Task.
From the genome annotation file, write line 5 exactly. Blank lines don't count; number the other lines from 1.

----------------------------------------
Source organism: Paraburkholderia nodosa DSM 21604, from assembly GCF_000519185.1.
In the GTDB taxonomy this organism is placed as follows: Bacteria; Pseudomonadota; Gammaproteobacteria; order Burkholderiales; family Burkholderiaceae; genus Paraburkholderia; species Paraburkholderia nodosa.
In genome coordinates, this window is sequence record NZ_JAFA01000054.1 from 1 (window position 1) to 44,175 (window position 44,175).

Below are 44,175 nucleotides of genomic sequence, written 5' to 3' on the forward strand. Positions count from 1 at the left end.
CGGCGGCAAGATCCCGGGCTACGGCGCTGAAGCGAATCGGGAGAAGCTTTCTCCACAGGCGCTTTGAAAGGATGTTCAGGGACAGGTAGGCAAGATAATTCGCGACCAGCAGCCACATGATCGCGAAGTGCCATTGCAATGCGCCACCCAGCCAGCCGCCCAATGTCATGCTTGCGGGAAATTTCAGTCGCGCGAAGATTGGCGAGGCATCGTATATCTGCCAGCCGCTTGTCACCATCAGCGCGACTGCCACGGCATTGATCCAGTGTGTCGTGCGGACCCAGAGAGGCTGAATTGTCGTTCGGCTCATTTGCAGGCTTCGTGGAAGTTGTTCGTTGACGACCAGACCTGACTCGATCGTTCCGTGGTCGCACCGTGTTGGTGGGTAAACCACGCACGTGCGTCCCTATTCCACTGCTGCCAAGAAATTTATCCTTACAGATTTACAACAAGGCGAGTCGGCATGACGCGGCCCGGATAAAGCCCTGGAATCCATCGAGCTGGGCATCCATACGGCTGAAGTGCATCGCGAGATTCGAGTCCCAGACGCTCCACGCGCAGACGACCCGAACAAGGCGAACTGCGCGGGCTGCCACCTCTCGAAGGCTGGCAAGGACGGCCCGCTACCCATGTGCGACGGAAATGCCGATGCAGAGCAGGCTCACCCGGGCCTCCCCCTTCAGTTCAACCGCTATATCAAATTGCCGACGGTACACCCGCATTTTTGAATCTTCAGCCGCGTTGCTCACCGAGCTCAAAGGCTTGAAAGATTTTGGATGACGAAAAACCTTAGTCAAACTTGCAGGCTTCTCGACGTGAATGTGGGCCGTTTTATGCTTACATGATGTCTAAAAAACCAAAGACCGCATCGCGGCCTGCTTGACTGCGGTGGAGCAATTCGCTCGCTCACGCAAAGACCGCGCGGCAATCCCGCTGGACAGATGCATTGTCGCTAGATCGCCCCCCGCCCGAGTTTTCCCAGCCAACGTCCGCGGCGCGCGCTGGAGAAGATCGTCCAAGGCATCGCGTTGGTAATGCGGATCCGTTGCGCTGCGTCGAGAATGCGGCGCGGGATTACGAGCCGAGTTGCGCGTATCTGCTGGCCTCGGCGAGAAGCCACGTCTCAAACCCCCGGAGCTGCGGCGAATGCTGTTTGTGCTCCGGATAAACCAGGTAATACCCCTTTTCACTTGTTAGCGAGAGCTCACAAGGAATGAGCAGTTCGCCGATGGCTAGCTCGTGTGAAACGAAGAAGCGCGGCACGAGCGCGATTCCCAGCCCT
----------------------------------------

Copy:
CGGCGGCAAGATCCCGGGCTACGGCGCTGAAGCGAATCGGGAGAAGCTTTCTCCACAGGCGCTTTGAAAGGATGTTCAGGGACAGGTAGGCAAGATAATTCGCGACCAGCAGCCACATGATCGCGAAGTGCCATTGCAATGCGCCACCCAGCCAGCCGCCCAATGTCATGCTTGCGGGAAATTTCAGTCGCGCGAAGATTGGCGAGGCATCGTATATCTGCCAGCCGCTTGTCACCATCAGCGCGACTGCCACGGCATTGATCCAGTGTGTCGTGCGGACCCAGAGAGGCTGAATTGTCGTTCGGCTCATTTGCAGGCTTCGTGGAAGTTGTTCGTTGACGACCAGACCTGACTCGATCGTTCCGTGGTCGCACCGTGTTGGTGGGTAAACCACGCACGTGCGTCCCTATTCCACTGCTGCCAAGAAATTTATCCTTACAGATTTACAACAAGGCGAGTCGGCATGACGCGGCCCGGATAAAGCCCTGGAATCCATCGAGCTGGGCATCCATACGGCTGAAGTGCATCGCGAGATTCGAGTCCCAGACGCTCCACGCGCAGACGACCCGAACAAGGCGAACTGCGCGGGCTGCCACCTCTCGAAGGCTGGCAAGGACGGCCCGCTACCCATGTGCGACGGAAATGCCGATGCAGAGCAGGCTCACCCGGGCCTCCCCCTTCAGTTCAACCGCTATATCAAATTGCCGACGGTACACCCGCATTTTTGAATCTTCAGCCGCGTTGCTCACCGAGCTCAAAGGCTTGAAAGATTTTGGATGACGAAAAACCTTAGTCAAACTTGCAGGCTTCTCGACGTGAATGTGGGCCGTTTTATGCTTACATGATGTCTAAAAAACCAAAGACCGCATCGCGGCCTGCTTGACTGCGGTGGAGCAATTCGCTCGCTCACGCAAAGACCGCGCGGCAATCCCGCTGGACAGATGCATTGTCGCTAGATCGCCCCCCGCCCGAGTTTTCCCAGCCAACGTCCGCGGCGCGCGCTGGAGAAGATCGTCCAAGGCATCGCGTTGGTAATGCGGATCCGTTGCGCTGCGTCGAGAATGCGGCGCGGGATTACGAGCCGAGTTGCGCGTATCTGCTGGCCTCGGCGAGAAGCCACGTCTCAAACCCCCGGAGCTGCGGCGAATGCTGTTTGTGCTCCGGATAAACCAGGTAATACCCCTTTTCACTTGTTAGCGAGAGCTCACAAGGAATGAGCAGTTCGCCGATGGCTAGCTCGTGTGAAACGAAGAAGCGCGGCACGAGCGCGATTCCCAGCCCT